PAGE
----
And yes, still ultimate Qs about who made God,what came before etc. if you choose not to believe there is plenty of room in the Bible to find your ammunition, but not in the science of evolution.
          Bible itself says that the concept of God sacrificing his son (himself) is absurd. Not sure what aliens would make of us earthlings. Maybe they would identify similar stories for all I know. If we have the chance to ask it’ll be interesting. 😁
          I don’t pretend to have neatly packaged answers, and I sure don’t understand the breadth of either the Bible or evolution (both of which I have spent years learning about), all I’m saying is that I’ve found for me it doesn’t have to be either/or at a fundamental level.

          • @saltypete:

            Day word (yom , from memory) means period of time. Can be a day, a week, thousands of years.

            OK, but the christian bible also claims that its god created the Earth before the Sun. That is not correct, no matter how you translate it.

            • @Scrooge McDuck: If the POV of the story is from Earth, and it generally is, the sequence is pretty consistent with our current understanding of the evolution of the Solar system and Earth. There was an extended period after the planet coalesced that it was surrounded by thick clouds.

        • Even though it is inspired by God, it's written by men. All men are sinful and therefore the Bible is clearly fallible. The Bible is so packed with wisdom though you'd be a fool to dismiss the important lessons contained within. I think it's a great read. Full of 'oh wow!' moments relating to human nature.

          • +3

            @locknuts: Yep, lots of wise advice about killing people for various indiscretions, inspired by a lovely chap who will banish you to suffer for eternity if you don't believe in him and tells us that we're all terrible and unworthy by nature. Doesn't sound like psychological abuse at all!!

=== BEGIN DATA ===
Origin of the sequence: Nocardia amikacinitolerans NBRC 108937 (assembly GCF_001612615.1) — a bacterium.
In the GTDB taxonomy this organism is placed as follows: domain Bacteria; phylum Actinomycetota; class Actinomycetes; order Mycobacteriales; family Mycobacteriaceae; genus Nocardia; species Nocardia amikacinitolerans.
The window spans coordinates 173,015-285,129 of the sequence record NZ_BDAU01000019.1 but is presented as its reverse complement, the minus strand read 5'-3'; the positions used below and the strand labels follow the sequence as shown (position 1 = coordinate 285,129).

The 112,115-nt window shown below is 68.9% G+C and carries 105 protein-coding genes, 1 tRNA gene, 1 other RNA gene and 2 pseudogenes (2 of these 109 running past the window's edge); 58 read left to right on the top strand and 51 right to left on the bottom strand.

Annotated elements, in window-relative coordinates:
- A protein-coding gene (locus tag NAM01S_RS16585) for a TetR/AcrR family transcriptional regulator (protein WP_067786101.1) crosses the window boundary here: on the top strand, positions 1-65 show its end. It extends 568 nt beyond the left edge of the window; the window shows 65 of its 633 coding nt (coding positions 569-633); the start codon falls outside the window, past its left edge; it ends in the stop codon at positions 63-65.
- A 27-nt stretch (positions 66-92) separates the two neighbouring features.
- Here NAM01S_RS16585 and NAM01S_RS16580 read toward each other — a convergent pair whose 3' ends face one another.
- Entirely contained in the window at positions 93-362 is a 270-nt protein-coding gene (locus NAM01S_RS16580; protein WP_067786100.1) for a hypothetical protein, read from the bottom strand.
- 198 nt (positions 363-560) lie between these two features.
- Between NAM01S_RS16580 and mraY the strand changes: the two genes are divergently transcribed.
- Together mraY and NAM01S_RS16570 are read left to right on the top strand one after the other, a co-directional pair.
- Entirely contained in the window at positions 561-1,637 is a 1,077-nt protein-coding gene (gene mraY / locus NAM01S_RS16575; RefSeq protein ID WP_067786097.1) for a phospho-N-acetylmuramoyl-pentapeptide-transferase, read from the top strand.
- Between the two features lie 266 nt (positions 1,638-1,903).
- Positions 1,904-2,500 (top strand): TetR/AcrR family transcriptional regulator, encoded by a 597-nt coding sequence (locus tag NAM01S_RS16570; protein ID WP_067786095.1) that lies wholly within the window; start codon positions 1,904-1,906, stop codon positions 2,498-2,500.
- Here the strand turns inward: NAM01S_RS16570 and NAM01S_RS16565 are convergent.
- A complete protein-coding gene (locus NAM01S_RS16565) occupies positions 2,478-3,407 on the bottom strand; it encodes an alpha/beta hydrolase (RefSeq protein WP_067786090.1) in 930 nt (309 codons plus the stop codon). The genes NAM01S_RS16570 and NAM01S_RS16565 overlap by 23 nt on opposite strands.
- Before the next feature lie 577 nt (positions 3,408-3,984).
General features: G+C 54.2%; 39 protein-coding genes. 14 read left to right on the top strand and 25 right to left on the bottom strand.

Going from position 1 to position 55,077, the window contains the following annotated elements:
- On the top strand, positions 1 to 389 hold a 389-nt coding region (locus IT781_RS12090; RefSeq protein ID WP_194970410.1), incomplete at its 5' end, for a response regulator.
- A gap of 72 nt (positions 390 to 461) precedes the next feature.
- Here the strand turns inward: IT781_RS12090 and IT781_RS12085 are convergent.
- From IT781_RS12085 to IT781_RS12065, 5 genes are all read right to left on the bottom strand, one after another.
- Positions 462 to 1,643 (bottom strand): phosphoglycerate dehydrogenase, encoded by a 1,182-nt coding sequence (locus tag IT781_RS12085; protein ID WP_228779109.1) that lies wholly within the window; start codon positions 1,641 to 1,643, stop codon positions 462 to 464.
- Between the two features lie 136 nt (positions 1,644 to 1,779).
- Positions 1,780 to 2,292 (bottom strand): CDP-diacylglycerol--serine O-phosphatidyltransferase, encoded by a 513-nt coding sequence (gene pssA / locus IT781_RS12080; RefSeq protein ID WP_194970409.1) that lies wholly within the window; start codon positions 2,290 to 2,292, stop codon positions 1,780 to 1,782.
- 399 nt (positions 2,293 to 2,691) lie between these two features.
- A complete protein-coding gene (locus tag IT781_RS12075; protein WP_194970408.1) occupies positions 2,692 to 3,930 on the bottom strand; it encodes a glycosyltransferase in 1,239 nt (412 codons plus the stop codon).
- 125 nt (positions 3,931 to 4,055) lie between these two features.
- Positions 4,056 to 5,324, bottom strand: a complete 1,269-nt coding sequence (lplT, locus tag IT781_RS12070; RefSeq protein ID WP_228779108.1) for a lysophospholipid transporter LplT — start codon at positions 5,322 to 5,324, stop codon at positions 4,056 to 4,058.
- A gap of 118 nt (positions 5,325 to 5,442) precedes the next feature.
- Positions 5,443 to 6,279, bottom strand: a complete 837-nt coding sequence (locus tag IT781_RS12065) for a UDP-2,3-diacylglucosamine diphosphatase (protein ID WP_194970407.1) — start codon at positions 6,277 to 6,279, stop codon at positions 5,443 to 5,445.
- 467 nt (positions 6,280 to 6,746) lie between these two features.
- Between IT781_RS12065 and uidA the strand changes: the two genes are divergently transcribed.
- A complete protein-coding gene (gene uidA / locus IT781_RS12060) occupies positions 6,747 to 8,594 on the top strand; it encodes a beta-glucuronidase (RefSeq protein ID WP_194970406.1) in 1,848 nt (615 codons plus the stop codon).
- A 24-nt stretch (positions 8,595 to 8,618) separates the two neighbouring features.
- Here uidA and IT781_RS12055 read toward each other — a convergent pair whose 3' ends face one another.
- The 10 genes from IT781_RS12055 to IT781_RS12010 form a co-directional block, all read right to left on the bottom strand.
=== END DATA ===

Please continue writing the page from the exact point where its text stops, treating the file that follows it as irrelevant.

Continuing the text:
• @Scrooge McDuck: Something tells me you're not actually trying very hard to understand the Bible.

              • +2

                @locknuts: If it made sense it wouldn't be very hard to understand.

                • +1

                  @Scrooge McDuck: Not following your logic. So a complex physics paper makes no sense because it's hard to understand? The Bible is a guide to human nature, as deep and complex as anything else I've read.

                  • @locknuts: A complex physics paper is based on logic. There is also evidence to back up it's assertions.

                    • @brendanm: The Bible is based on observation of humanity over thousands of years. It is however written in parables, analogies and complex metaphors. The old testament in particular is a brilliant piece of literature. It does require a lot of abstract thought to comprehend though, so it is easily written of as gibberish by someone not reading it in good faith.

                      • @locknuts: It is a work of fiction.

                        • @brendanm: Much of it, I'm sure. But it resonates so deeply with so many because of the universal truths contained within. Like I said, it is an observation of human nature, the best we have in fact.

                      • @locknuts: Hmmm. I was raised in a very strict Catholic family and later when I rejected the religion itself, I found myself reading the bible a lot, and probably even more theological history.

                        The bible is more a selection of texts chosen by a group of people who were the powerbrokers of the time. It has then evolved over time, via the hands of those holding the power. Non-apocryphal texts were burned (or hidden, i.e. the gnostic texts) even if they were relevant and Christianity was ultimately used as a pretext to overthrow the Roman empire. I would call it a collection of fragmented and translated texts, I don't think it was ever intended as a total piece of literature, and at any rate, unless you include apocrypha, unless you include the gnostic texts and whatever else they got rid of because it didn't suit their narrative, as far as I am concerned, it is an utterly incomplete observation of humans.

                        The only thing that I find any value in at all in the bible, is in Jesus' direct sermons, (i.e. the Sermon on the Mount) which Christians these days seem to be completely opposed to anyway, and the direct sermons are basically a handbook to a functioning society anyway, you can find analogues in most major religions and ethics books.